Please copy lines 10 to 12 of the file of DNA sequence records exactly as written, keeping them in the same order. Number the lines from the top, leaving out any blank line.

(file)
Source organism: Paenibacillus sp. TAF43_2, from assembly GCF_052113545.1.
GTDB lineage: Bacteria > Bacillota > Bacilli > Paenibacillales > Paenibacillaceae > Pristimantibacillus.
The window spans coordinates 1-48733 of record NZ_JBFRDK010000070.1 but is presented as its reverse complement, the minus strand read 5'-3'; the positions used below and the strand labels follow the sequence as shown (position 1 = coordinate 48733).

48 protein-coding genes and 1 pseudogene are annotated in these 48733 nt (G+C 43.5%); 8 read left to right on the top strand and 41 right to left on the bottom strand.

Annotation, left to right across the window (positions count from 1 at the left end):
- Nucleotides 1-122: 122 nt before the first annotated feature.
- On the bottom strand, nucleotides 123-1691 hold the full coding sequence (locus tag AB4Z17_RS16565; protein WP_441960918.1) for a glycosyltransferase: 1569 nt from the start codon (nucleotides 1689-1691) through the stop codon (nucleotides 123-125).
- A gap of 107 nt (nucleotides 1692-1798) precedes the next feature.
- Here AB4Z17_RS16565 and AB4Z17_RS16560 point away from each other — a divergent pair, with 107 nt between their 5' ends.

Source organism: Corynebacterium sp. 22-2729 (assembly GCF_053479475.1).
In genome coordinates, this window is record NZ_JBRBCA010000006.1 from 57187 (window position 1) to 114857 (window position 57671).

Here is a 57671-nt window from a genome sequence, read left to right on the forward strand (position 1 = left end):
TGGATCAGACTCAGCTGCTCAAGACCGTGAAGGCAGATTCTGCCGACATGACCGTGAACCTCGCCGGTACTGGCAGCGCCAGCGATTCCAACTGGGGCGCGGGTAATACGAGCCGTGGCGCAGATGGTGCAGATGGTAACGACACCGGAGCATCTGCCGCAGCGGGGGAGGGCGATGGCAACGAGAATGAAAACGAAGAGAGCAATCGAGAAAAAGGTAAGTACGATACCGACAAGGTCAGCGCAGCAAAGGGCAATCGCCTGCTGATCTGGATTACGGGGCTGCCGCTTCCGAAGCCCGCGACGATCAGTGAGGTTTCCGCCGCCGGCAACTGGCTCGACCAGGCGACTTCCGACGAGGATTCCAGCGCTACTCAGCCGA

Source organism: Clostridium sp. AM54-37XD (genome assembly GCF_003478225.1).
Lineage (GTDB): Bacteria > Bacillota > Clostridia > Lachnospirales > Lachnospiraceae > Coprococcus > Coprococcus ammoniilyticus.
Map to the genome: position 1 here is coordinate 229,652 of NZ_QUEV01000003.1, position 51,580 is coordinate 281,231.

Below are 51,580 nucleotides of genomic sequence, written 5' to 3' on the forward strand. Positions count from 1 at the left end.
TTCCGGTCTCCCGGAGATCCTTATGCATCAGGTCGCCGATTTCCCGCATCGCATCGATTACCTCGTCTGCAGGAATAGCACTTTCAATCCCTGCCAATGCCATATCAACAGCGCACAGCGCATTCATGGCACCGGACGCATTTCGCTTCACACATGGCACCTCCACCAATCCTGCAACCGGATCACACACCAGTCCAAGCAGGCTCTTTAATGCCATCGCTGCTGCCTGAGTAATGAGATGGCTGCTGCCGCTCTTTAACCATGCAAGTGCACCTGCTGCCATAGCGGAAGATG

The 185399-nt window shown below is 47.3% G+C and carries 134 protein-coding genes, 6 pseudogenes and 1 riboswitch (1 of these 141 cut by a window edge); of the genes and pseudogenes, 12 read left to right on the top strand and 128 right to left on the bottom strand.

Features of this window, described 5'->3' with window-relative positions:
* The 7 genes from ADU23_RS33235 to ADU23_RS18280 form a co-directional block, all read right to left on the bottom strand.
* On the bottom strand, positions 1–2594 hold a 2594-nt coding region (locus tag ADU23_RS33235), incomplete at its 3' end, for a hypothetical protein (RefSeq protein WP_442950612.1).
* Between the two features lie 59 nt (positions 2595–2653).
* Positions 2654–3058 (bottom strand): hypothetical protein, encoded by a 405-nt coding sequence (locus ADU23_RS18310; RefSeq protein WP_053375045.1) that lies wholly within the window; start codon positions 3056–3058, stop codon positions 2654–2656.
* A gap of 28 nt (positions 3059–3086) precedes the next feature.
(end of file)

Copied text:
Source organism: Corynebacterium sp. 22-2729 (assembly GCF_053479475.1).
In genome coordinates, this window is record NZ_JBRBCA010000006.1 from 57187 (window position 1) to 114857 (window position 57671).

Here is a 57671-nt window from a genome sequence, read left to right on the forward strand (position 1 = left end):